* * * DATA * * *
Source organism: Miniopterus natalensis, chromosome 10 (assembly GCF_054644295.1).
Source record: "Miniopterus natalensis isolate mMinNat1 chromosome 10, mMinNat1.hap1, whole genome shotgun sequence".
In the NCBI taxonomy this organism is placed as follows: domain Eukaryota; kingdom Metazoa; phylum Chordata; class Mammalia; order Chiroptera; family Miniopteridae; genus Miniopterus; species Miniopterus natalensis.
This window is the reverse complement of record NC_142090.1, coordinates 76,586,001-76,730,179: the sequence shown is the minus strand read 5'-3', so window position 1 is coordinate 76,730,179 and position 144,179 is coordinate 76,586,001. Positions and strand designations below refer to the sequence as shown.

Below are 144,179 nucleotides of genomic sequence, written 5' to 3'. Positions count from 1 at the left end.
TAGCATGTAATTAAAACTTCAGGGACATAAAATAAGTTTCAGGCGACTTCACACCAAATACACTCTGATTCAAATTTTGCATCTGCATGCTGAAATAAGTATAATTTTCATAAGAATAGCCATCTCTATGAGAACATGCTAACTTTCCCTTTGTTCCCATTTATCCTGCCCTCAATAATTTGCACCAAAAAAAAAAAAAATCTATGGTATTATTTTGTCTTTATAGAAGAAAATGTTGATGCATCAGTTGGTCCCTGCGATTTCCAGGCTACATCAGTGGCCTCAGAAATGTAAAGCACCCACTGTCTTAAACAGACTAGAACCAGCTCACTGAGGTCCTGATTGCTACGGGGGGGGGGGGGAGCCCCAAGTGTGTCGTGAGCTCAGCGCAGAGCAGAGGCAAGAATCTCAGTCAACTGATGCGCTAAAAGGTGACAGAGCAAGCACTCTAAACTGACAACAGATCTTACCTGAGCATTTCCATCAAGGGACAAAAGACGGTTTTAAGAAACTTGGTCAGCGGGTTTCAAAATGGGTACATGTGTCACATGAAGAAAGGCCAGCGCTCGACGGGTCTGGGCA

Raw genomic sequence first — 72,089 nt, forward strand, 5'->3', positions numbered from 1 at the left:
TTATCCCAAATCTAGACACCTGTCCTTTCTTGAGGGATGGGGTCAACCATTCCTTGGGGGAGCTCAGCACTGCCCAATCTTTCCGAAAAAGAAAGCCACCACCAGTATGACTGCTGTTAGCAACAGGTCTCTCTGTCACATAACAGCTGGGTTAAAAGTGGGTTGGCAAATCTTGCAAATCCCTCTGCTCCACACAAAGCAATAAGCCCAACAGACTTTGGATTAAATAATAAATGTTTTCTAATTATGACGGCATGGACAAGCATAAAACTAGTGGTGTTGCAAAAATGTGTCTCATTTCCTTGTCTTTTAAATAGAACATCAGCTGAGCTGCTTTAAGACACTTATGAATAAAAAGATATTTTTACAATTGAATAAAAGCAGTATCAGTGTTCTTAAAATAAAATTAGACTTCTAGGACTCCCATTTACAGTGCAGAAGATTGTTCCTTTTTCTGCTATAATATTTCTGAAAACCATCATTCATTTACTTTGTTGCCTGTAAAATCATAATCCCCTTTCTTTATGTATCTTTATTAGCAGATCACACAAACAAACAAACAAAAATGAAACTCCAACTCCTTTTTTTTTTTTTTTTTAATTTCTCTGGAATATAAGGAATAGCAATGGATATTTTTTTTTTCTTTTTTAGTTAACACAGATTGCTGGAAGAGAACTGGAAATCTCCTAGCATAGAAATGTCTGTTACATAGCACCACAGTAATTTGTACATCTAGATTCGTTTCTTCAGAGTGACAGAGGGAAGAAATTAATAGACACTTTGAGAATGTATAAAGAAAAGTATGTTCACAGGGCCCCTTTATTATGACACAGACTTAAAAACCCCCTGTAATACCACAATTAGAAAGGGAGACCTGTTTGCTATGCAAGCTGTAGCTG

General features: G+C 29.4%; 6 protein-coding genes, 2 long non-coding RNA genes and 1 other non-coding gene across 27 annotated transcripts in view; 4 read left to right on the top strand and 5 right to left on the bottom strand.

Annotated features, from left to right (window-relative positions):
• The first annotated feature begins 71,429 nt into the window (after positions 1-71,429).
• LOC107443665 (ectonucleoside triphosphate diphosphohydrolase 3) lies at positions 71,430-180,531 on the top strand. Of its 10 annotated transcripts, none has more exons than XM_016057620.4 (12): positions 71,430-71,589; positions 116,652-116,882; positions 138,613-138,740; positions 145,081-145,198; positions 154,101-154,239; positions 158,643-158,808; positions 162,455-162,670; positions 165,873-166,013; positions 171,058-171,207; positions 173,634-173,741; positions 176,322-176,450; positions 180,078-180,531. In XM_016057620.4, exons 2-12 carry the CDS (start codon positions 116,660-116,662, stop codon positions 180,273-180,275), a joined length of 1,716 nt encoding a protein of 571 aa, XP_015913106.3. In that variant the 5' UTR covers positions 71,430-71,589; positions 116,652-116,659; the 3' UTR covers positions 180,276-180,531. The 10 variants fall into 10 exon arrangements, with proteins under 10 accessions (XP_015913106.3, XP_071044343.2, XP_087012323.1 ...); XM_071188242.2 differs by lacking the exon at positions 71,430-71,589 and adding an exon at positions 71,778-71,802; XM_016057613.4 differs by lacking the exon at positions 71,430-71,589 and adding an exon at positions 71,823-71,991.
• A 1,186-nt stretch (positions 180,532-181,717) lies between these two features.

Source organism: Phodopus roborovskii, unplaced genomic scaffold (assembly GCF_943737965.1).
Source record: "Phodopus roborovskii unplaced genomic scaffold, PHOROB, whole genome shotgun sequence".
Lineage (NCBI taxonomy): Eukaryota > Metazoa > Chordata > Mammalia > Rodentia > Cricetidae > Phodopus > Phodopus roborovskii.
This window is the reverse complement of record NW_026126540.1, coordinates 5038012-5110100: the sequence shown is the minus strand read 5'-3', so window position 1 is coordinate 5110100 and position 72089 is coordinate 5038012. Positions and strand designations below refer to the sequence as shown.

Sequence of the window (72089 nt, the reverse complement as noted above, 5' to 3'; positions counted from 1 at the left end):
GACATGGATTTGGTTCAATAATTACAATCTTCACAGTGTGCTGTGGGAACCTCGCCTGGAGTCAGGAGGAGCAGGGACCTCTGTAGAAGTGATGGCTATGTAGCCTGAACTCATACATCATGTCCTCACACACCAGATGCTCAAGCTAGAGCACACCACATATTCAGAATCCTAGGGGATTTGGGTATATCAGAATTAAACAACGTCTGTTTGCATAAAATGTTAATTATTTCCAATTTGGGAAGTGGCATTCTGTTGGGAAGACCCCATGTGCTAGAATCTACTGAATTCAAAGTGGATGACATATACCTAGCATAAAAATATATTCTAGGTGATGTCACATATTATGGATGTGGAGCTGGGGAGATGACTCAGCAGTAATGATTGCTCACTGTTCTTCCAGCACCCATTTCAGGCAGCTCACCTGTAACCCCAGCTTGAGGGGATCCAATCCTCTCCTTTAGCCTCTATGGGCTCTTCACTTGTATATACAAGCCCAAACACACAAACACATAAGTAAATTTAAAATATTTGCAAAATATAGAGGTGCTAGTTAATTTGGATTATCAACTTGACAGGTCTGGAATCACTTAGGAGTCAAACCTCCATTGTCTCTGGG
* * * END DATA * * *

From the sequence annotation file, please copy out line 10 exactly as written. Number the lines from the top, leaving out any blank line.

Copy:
Annotated features, from left to right (window-relative positions):